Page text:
Grief and Travel

travel and grief

My mum died.

Christmas day, of all the days.

It came as a surprise but really it shouldn’t have. Looking back at my calendar over the previous 18 months, I realise how littered it had become with her doctor’s appointments. I spent so much time at the hospital, the canteen ladies started to ask if I was staff. It had become a way of life and we’d adapted to it. Sure, my writing schedule had dropped down from once a week to once a month, but what could I do – there were places to go and doctors to see.

Over four months on since she died, I also shouldn’t be surprised that I’m finding it so hard to sit here and wring travel words out of my mind; words that are intended to spark joy and inspire adventure. I have half written posts about safaris and China and train journeys and food. I can’t finish any of them.

I did, however, manage to finish something. It’s a post that’s been sat unpublished for weeks now. About the first trip I took after my mum died. Every few days I’d go in and tinker with it, determined to publish. But I couldn’t do it. It felt too personal. Too raw. It still does. But my experience with writer’s block tells me that I have to hit publish. So my other writing can go on.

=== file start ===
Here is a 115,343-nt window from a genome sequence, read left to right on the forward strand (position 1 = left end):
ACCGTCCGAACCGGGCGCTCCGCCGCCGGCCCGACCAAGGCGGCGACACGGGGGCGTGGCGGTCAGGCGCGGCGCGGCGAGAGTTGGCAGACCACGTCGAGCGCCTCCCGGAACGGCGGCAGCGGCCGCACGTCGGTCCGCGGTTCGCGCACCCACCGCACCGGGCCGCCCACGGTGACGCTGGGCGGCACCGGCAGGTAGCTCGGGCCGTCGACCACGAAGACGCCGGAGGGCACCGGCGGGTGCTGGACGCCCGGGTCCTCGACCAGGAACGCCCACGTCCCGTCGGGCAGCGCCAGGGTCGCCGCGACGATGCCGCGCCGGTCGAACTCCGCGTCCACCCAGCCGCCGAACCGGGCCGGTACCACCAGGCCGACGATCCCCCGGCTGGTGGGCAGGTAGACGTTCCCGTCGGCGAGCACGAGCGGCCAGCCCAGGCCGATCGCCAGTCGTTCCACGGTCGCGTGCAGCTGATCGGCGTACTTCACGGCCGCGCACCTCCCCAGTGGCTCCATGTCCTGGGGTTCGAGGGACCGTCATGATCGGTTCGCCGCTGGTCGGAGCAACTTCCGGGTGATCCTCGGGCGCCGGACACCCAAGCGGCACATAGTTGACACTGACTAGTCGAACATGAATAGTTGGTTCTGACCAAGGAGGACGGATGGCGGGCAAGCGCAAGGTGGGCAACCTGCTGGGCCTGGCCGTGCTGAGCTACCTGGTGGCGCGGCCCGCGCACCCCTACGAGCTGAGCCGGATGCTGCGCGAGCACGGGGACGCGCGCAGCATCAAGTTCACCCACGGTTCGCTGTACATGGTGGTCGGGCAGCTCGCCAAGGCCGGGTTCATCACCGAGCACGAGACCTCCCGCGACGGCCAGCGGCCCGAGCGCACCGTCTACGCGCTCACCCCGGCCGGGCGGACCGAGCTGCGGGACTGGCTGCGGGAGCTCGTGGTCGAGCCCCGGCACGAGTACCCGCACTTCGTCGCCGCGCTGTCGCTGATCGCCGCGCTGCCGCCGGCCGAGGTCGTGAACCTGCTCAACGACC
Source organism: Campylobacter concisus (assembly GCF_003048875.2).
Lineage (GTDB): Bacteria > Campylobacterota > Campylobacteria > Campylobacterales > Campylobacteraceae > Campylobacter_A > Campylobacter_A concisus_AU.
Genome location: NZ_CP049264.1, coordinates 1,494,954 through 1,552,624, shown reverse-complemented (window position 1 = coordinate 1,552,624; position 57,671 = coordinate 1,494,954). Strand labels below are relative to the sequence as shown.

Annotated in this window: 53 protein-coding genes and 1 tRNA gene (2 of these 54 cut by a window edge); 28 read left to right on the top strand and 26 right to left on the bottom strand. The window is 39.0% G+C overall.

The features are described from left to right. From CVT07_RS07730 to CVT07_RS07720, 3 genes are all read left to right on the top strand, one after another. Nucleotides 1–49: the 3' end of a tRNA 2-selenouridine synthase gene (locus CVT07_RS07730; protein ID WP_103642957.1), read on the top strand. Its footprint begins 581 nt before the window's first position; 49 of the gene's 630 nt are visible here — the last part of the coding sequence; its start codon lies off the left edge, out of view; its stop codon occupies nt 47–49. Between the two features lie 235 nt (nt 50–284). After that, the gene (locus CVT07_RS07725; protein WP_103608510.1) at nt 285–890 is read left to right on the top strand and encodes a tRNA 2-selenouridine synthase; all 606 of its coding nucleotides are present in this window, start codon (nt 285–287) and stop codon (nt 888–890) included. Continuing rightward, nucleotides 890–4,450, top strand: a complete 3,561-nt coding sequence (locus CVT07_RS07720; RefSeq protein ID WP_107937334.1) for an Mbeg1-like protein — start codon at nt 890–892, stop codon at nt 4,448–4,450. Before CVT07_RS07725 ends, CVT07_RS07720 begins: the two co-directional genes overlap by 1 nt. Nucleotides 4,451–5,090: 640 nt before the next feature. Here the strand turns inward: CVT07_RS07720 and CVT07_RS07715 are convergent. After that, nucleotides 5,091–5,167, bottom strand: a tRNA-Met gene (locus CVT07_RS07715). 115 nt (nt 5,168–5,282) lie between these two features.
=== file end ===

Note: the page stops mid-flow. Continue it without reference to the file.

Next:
I’d intended it to be an insightful piece about whether travel is helpful when we’re experiencing grief. But I was naive. One week of travel, barely two months after a death, is hardly going to produce an answer. And anyway, anyone who has ever written anything – even a postcard or a shopping list – knows that what you plan to write and the words that come out, aren’t always the same thing.

So, here’s what I did write. Here’s my unedited experience of what it’s like to travel in the early days of grief.

Friend: How was Malaga?

Me:
I slept a lot.
Late mornings.
Afternoon siestas.
Early nights.
Long walks on the beach.
Warm enough to wear a t-shirt.
Yoga.
Reading.
Drinking coffee.
Museums.
Wandering through the old town.